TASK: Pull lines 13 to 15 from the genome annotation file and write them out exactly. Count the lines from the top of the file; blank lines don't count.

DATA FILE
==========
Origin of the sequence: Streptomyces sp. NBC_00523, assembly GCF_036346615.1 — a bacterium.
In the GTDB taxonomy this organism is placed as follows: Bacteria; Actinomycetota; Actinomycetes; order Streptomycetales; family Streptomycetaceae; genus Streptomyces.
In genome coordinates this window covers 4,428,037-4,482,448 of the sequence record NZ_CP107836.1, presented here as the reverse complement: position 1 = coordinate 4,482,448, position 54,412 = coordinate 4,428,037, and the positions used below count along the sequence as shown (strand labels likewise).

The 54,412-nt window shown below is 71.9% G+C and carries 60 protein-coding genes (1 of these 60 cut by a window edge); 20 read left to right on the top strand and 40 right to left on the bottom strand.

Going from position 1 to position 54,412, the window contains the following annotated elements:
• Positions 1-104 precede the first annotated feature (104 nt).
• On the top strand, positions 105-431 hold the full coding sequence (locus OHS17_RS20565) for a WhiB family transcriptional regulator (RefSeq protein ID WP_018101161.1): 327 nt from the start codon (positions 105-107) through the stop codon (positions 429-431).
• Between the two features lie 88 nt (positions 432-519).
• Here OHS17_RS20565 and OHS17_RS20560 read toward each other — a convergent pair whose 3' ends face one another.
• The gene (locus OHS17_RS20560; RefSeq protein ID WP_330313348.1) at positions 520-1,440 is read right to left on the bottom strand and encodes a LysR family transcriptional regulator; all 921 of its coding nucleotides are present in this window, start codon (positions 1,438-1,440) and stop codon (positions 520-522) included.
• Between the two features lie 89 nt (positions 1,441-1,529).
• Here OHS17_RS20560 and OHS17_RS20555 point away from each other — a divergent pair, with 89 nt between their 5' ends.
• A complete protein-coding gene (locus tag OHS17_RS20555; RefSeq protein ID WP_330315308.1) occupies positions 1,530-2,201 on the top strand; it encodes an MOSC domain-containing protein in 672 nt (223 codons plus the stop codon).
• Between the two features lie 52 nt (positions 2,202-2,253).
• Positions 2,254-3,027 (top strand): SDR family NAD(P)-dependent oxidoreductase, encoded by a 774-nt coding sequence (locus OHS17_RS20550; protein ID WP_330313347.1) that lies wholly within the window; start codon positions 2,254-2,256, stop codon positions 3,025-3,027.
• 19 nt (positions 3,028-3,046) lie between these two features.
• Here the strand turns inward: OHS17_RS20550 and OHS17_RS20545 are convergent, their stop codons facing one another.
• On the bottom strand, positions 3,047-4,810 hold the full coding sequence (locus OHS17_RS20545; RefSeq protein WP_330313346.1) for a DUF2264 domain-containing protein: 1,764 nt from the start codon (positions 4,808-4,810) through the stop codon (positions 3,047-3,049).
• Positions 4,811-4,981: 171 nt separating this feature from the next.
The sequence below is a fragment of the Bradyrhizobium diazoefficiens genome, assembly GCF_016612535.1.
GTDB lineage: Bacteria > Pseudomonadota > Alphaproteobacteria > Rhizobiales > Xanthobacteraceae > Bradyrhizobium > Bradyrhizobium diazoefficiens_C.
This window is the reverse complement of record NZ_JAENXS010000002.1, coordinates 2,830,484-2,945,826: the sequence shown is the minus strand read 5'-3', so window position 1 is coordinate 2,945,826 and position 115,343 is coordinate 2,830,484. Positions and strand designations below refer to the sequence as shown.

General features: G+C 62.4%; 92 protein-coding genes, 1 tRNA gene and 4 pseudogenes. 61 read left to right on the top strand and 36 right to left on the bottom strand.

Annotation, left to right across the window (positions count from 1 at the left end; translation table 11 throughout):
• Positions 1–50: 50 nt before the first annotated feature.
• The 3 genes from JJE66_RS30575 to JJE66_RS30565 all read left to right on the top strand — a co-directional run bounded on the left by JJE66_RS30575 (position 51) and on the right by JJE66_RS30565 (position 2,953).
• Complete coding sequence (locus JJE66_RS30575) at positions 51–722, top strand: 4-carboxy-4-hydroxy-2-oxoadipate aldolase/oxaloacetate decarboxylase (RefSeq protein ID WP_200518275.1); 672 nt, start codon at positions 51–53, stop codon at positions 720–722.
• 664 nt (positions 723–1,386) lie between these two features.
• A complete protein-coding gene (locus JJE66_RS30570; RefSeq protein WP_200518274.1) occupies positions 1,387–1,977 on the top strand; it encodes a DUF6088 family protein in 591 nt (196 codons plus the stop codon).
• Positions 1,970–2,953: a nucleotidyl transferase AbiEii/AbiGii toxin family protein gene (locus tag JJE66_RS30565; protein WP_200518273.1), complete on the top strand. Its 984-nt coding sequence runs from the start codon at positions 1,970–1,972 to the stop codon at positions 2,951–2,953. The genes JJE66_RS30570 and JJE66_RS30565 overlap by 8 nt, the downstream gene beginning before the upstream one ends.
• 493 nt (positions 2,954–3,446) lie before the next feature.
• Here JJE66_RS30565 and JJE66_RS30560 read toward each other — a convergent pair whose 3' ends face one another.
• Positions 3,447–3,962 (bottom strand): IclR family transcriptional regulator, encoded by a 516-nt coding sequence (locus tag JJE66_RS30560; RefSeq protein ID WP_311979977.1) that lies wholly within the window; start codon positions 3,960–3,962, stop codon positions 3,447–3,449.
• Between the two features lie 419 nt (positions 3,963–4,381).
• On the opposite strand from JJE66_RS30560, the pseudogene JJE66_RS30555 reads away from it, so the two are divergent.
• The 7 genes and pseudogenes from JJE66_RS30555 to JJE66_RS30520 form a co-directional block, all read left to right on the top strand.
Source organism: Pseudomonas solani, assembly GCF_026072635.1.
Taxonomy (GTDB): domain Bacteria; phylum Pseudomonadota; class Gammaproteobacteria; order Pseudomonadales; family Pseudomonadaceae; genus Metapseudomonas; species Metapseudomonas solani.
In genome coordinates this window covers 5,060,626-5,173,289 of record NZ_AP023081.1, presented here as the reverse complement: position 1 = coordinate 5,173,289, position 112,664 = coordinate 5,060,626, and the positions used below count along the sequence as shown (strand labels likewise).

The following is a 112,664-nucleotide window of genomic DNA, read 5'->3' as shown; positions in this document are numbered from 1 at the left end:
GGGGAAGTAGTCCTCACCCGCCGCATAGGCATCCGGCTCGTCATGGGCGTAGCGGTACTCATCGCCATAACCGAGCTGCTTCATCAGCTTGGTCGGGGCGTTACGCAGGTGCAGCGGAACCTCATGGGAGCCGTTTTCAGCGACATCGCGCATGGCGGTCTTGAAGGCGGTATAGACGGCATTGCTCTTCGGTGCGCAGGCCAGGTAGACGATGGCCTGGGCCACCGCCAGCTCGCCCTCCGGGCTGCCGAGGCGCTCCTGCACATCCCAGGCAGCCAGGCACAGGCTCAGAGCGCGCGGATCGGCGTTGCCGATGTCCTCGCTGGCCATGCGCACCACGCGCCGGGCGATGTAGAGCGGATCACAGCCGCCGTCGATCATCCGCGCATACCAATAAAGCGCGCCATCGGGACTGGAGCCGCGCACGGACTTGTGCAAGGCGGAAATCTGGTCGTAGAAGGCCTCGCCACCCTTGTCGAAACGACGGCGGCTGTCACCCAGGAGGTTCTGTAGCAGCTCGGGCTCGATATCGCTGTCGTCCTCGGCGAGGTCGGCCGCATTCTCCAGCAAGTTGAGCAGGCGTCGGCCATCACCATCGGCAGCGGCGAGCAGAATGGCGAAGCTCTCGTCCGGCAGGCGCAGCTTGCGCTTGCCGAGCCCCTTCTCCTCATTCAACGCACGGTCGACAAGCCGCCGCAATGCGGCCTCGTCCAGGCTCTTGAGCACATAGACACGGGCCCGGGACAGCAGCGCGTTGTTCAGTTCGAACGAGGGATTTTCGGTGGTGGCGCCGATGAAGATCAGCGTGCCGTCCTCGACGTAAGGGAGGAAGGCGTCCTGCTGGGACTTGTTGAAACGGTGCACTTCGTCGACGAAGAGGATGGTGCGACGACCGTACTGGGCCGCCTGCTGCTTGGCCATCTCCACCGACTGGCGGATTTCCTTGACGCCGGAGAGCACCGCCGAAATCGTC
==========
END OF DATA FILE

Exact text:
• A complete protein-coding gene (locus tag OHS17_RS20555; RefSeq protein ID WP_330315308.1) occupies positions 1,530-2,201 on the top strand; it encodes an MOSC domain-containing protein in 672 nt (223 codons plus the stop codon).
• Between the two features lie 52 nt (positions 2,202-2,253).
• Positions 2,254-3,027 (top strand): SDR family NAD(P)-dependent oxidoreductase, encoded by a 774-nt coding sequence (locus OHS17_RS20550; protein ID WP_330313347.1) that lies wholly within the window; start codon positions 2,254-2,256, stop codon positions 3,025-3,027.